Are you stuck with a 10MB size limit on attachments for your work emails? There’s a reason for such a small size limit, but it might not be the one you think.
Most people think an attachment size limit is done to protect your network. If a hacker kept sending emails with huge files to your mail servers over and over, it would crash the server. They’re right, but there are even more legitimate reasons to limit email attachment sizes.
From a corporate standpoint the most common reason is that mail servers are not file servers, but users treat them as such. A mail server is built to send messages. Not to store files. That’s what a file server is for (e.g., Windows Server, SharePoint, Anchor). By sending big files via email, users can treat a mail server like a file server. Storing files in their email, where they shouldn’t be.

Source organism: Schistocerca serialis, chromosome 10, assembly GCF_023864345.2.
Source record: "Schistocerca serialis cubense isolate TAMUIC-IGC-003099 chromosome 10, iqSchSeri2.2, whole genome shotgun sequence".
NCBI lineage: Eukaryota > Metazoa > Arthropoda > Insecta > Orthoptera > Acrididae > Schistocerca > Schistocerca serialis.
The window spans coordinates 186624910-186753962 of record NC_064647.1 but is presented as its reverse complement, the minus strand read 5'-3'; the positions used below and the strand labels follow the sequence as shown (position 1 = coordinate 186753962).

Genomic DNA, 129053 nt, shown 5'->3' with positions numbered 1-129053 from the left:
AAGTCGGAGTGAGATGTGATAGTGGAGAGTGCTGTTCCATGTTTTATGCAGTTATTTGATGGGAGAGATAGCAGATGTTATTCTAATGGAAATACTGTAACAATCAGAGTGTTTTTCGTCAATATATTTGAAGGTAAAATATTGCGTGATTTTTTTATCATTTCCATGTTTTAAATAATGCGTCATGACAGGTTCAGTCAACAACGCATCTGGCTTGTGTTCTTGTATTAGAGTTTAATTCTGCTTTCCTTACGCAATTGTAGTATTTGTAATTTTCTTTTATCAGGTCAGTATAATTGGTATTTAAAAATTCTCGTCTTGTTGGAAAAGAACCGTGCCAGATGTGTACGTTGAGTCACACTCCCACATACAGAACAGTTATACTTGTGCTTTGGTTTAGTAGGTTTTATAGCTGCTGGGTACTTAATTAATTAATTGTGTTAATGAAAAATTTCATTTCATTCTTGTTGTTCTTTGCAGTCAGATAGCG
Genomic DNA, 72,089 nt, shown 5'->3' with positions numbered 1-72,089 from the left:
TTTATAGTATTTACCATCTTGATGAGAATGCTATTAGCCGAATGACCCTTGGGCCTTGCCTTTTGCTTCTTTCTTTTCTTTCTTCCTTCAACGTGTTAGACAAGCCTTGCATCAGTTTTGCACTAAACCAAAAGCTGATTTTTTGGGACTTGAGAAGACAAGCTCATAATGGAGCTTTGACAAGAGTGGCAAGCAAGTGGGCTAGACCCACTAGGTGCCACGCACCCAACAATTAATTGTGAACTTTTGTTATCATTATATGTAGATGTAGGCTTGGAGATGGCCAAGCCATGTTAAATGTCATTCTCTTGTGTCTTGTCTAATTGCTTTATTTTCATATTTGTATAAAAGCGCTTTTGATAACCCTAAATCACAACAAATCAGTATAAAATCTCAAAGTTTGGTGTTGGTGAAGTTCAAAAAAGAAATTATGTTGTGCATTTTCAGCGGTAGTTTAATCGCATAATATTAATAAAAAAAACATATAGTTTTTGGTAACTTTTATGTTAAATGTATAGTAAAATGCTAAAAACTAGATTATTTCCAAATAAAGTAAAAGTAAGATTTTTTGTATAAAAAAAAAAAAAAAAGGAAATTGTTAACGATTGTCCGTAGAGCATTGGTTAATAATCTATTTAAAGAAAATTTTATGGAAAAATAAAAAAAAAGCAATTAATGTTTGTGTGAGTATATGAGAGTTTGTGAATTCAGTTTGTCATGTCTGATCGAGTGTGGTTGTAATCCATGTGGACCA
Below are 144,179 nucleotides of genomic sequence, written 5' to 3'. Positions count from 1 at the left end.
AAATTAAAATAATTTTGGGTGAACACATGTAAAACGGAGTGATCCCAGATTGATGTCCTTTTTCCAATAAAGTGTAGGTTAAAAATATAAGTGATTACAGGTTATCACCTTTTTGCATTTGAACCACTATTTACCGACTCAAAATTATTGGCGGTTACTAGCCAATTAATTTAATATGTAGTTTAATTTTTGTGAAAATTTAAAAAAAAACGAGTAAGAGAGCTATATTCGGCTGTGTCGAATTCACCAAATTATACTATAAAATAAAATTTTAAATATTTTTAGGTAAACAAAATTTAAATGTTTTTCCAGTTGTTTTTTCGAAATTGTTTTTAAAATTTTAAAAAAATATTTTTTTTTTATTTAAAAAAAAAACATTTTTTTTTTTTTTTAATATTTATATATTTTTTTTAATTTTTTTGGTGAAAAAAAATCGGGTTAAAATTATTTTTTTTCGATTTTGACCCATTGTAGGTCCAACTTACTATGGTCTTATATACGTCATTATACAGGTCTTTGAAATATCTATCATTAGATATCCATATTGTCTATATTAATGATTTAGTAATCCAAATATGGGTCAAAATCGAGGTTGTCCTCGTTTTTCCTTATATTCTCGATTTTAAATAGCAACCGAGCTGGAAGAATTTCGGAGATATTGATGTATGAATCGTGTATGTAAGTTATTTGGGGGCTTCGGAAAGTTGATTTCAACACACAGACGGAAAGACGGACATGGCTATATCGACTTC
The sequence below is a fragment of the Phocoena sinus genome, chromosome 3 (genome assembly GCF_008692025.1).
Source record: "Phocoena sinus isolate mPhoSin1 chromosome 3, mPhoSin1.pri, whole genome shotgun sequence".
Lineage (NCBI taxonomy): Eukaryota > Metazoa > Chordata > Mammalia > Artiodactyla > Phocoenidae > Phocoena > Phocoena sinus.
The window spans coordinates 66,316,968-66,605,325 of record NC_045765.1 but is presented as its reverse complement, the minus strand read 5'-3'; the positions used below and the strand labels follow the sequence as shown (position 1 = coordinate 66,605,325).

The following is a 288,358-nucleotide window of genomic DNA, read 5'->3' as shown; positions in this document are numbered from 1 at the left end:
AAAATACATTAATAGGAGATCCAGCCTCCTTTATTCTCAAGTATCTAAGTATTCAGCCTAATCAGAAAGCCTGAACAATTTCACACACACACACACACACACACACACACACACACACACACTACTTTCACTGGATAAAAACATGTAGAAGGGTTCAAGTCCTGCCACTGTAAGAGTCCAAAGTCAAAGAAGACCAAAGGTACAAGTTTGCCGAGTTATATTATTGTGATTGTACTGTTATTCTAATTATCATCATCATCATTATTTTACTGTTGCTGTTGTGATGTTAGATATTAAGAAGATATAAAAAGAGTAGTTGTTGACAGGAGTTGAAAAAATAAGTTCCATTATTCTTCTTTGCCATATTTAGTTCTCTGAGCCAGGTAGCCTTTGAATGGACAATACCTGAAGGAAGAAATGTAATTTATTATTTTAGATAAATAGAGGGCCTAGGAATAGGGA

So it makes sense to keep a limit on email attachment sizes. If you have a big file you need to send to someone, put it on your company's file server. If you don't have a file server, here are a few online services which can send large files to other people for you. Note, we cannot guarantee the security of files transferred over these services: www.Box.com
Another reason IT departments limit attachments to 10MB is because most other mail servers do. In other words, emails that are 10MB or larger that you send may be returned to you. A 7MB message after encoding will be 33% larger, and will exceed the 10MB limitation of most mail servers. Microsoft Exchange has a default limitation of 10MB. Comcast and EarthLink have 10MB limitations. Juno rejects mail over 5MB and NetZero rejects mail over 2MB. So even if your company allows larger email sizes your mail more than likely will be rejected if it is over 10MB.